Social Media

The channels of social media require perhaps the least amount of investment or any type of ramp-up with respect to proficiency. Social media tools are meant to be driven from mobile phones by people who will have little skill beyond something like texting or placing a Facetime call. But this low barrier friction-free interface means that you'll be more able to "be yourself" and more importantly expose you to millions of people just being a little janky too. If you want to participate but don't want to stand out unless proven worthy by a viral act of one sort or another, keeping it to Twitter, Facebook, TikTok, or whatever the in thing is today, is probably the answer.

Message Forums, Comments

Believe it or not, being an avid commentator has evolved (strictly in my opinion but I stand by its accuracy) into a type of expression platform albeit a very fragmented one. You can gratify your need to publish and be known by being a consistent and thoughtful commentator on meaningful message boards, and possibly even rising to the level of a moderator, administrator, or the whole enchilada. You can build a message forum online just as you might a regular website or a blog. If what you say is rich and insightful, entertaining and thought-provoking, you'll gain respect as a great writer but also a potent authority. And all on someone else's hosting dime. Can you say reddit?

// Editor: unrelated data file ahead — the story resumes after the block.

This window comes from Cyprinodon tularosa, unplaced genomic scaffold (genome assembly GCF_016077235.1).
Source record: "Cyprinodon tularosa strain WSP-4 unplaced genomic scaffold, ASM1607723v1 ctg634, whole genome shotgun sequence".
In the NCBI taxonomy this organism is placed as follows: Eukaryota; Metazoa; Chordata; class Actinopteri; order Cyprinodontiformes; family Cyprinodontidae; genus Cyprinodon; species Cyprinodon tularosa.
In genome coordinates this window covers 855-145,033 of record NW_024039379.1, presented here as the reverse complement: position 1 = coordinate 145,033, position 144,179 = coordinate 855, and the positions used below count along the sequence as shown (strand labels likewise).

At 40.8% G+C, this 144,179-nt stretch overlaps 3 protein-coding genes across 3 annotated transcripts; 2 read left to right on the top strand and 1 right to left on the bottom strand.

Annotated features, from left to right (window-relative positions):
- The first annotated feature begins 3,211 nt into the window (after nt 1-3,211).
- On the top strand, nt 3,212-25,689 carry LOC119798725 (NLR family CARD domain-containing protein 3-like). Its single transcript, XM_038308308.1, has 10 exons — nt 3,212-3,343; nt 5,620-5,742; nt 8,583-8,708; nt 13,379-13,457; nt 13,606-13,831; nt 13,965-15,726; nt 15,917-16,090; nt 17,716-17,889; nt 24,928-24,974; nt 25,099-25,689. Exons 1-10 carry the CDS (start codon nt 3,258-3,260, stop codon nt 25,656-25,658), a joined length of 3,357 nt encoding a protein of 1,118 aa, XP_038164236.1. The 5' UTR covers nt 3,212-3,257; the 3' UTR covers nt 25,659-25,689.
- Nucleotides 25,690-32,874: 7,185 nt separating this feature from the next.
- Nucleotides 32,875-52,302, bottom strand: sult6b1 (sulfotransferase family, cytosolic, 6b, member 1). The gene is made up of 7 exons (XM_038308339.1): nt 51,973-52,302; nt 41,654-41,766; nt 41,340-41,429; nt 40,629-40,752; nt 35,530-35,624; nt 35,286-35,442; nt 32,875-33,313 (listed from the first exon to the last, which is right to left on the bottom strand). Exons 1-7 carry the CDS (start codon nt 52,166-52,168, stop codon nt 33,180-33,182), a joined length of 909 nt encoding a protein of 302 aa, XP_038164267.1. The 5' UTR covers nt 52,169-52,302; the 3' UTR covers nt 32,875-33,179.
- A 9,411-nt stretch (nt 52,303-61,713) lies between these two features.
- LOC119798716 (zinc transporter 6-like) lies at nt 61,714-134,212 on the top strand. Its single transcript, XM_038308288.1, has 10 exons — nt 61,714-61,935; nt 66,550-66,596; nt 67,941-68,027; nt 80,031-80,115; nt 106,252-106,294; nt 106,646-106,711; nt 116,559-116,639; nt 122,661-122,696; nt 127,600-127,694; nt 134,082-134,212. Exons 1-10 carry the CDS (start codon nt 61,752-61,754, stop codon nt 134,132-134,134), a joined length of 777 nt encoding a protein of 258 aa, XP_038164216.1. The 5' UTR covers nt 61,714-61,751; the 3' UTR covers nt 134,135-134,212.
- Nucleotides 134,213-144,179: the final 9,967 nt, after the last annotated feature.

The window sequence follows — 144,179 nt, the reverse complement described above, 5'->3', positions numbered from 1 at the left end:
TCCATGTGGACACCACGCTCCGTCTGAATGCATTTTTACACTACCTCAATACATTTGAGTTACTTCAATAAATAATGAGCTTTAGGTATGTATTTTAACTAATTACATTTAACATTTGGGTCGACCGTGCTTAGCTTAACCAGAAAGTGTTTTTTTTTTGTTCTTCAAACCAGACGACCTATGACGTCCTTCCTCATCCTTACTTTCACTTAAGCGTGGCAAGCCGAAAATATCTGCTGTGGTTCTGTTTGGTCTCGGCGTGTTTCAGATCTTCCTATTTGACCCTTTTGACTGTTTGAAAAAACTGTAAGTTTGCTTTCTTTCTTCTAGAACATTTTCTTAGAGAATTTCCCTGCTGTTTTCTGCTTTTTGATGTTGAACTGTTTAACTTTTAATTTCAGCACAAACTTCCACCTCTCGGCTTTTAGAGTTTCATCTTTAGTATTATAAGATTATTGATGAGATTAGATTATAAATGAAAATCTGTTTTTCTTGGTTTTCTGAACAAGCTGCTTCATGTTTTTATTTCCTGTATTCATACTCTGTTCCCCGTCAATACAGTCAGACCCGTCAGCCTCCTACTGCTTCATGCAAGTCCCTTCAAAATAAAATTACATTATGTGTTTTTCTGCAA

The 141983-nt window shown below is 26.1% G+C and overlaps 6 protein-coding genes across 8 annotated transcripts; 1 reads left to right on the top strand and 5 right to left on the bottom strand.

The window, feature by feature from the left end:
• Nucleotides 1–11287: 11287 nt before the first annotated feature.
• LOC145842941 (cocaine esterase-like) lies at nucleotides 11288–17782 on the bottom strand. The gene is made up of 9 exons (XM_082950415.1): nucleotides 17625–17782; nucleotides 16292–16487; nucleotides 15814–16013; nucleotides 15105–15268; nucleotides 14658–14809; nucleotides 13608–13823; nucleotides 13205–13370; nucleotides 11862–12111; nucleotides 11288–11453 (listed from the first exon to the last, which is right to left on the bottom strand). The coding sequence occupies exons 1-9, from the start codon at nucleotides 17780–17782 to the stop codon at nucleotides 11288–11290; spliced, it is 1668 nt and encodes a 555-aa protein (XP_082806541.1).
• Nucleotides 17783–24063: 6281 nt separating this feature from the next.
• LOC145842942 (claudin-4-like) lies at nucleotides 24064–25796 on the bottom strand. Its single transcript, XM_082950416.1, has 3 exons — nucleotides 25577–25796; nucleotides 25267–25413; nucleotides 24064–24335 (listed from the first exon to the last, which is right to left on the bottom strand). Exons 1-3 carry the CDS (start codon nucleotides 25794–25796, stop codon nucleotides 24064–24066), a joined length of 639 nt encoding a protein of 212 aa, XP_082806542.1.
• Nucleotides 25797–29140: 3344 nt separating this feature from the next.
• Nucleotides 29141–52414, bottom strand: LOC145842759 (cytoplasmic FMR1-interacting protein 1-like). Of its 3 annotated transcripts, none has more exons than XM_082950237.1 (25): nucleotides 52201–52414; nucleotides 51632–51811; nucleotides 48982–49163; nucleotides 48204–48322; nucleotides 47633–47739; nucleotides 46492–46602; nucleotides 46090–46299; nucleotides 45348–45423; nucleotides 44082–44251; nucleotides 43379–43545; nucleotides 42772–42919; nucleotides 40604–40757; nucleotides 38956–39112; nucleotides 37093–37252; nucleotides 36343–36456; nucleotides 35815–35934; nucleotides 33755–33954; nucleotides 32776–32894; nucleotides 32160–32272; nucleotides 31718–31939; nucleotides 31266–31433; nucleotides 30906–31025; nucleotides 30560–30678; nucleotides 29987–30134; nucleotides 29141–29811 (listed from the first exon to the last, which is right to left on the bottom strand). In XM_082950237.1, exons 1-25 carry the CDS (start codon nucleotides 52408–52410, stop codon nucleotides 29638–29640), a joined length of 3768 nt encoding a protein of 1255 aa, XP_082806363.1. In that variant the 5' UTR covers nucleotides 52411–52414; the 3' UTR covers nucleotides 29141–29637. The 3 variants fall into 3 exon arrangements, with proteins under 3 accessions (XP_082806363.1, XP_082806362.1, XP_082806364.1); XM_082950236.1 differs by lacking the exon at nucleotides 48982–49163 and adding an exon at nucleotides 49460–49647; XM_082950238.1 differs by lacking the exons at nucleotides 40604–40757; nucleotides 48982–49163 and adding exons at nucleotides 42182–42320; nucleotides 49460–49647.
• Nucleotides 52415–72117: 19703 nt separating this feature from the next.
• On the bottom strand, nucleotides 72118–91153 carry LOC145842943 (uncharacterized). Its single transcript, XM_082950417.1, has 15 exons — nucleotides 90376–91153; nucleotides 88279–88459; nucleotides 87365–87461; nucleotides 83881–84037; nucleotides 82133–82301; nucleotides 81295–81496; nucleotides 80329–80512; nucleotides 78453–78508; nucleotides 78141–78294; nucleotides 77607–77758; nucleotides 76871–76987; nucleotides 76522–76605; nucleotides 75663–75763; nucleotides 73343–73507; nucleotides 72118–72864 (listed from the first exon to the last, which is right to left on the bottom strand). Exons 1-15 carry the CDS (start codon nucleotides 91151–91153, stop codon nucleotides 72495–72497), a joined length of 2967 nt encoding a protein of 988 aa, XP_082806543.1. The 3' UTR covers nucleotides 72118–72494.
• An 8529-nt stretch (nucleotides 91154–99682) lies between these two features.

Most people don't realize that Wikipedia isn't just a major website for digging up shifty research facts, it's also a publishing framework that anyone can start on their own. If you've got a niche hobby or perspective and don't care to pontificate more than you do to intellectually develop by allowing others to help fortify, starting up your own Wiki might be the thing to do.